• Make sure you have a practical plan to precisely track hours worked by any worker who is reclassified from “exempt” to “non-exempt,” since there are serious penalties for failing to carefully track all hours worked by non-exempt employees. Remember that not only obvious hours worked must be tracked, but lunch breaks and other breaks must be tracked. Any time worked off the clock, if an employer is aware of it or allows it to happen, must also be paid for if the employee is “non-exempt.”
  • Think carefully about the impact on morale that reclassifying an employee from “exempt” to “non-exempt” may cause. Employees that are exempt may view being reclassified as non-exempt as a step down to a lower status.  Explain and point out to such employees that such changes should not result in a decrease in pay, and are required by law.
  • Consider whether or not you have to shift certain job functions and assignments to avoid undue overtime payments. Adjustments to salaries and hourly rates may also have to be adjusted.
  • Consider structuring certain jobs that have fluctuating overtime as agreements with straight hourly rates regardless of hours worked, and then if overtime is worked, you have already paid the hourly rates for overtime hours, and you then owe half time instead of time and a half for hours worked over 40 per week. These agreements can be tricky, so counsel should be consulted so they are carefully drafted, since they cannot be implemented in all situations.
  • Use the time before December 1, 2016 as a golden opportunity to review all your job classifications, to see whether they are properly classified. Some reports estimate that as many as 80% of employers are in violation of some of the FLSA rules, including classification of employees, at any given time.  With stepped up audits and investigations with the increased DOL budget, a company could avoid significant penalties, fines and liability if they would get their classifications done correctly.  In particular, many companies classify people as “independent contractors” when they are not, but are actually functional employees.  Being caught for such misclassification has serious tax, overtime, unemployment premium, and other consequences.  Another frequent problem area is employers improperly classifying employees as “exempt” under the administrative white collar exception.   Any employee classified as an exempt “administrative” employee should be double checked to see if they really meet the classification standards for the administrative exemption under the FLSA regulations.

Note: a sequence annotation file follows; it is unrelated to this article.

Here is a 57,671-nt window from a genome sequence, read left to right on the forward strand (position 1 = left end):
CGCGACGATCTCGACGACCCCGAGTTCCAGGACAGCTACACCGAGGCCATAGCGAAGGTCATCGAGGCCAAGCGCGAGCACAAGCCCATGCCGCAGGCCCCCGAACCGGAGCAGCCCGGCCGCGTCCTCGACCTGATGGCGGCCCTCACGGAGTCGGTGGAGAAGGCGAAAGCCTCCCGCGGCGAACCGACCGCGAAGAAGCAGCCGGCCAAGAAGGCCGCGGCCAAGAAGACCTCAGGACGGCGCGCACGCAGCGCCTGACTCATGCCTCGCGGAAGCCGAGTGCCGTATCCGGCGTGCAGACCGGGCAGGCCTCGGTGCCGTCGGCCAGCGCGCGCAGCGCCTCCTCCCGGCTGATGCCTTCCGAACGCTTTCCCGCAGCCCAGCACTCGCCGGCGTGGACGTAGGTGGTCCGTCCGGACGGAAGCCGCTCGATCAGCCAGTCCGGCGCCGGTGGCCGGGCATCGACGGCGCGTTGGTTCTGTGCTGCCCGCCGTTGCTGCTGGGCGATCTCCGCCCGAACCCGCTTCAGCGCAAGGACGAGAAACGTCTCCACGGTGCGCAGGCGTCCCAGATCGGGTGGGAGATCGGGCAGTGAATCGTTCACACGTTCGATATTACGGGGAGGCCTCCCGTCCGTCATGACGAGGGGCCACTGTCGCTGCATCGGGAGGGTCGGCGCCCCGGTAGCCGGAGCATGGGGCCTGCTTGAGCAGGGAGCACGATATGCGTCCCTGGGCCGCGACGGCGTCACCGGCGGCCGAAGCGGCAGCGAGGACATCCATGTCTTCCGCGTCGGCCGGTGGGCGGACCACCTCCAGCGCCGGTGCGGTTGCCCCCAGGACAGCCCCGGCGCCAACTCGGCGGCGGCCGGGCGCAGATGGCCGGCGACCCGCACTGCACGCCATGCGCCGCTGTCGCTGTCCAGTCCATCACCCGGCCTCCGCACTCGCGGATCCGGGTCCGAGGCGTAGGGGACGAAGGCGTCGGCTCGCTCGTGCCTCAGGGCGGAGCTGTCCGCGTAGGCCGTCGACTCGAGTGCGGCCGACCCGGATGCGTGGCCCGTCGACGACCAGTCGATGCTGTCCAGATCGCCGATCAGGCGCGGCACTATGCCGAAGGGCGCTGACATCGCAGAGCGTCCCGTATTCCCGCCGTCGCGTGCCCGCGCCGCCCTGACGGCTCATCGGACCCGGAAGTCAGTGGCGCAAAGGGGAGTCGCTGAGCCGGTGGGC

• Overall, realize that many of the FLSA regulations can be complex. An employer should consult experienced employment counsel before it is caught in a DOL audit, or an employee sues. It is much cheaper to fix the problem before it occurs. A stitch in time saves nine.
  • If the new minimum salaries are cost prohibitive, you may have to consider staff changes or consolidations.
  • If you are a retailer, you may still have other exemptions that will keep certain employees “exempt.” There are other specialized exemptions for various industries that are not eliminated by the new 2016 overtime rules, so you should consider consulting with employment counsel to see if there is another way to solve your potential problem.  For example, there are special exemptions for teachers from overtime rules, as well as many others that are too numerous to discuss in detail in this article.